A Blinding Lack of Progress: Management Rhetoric and Affirmative Action

Susan Ainsworth, Angela Knox, Janine O'Flynn

    Research output: Contribution to journalArticle


    In this study we explore how versions of organizational reality and gender are constructed in management discourse and whether such patterns change over time. Specifically, we examine management explanations and accounts of the gendered nature of their organizations through their commentaries on their affirmative action programmes. In Australia private sector organizations with 100 or more employees are required to report to government on their affirmative action programmes for women. In these documents, management representatives outline objectives for the coming year and report on their progress in reducing employment-related barriers for women. In doing so they account for the 'problem' of gender-based discrimination that affirmative action is designed to address, justify their actions (or lack of action) and reproduce versions of gendered identity. Thus we use affirmative action reporting as cases of management rhetoric to explore how aspects of gender and organization are constructed, taken for granted, challenged or problematized. Comparing reports from the hospitality sector over a 14-year period, we explore whether there is any evidence of discursive change in management accounts of the gendered nature of their organizations.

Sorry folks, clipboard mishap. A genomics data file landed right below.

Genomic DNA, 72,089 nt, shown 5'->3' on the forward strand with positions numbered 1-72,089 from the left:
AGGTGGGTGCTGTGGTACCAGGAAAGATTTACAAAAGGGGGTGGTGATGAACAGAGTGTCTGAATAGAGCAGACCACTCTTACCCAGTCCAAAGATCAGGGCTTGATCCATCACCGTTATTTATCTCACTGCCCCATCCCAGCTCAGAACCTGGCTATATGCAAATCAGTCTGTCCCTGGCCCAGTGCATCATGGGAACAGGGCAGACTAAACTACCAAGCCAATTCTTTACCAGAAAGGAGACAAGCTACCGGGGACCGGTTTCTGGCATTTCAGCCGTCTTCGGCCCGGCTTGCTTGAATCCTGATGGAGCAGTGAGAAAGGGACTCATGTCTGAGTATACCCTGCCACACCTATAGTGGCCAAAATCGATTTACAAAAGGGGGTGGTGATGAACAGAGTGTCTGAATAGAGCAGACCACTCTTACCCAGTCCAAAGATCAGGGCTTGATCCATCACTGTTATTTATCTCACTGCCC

Original languageEnglish
    Pages (from-to)658-678
    JournalGender, Work and Organization
    Issue number6
    Publication statusPublished - 2010


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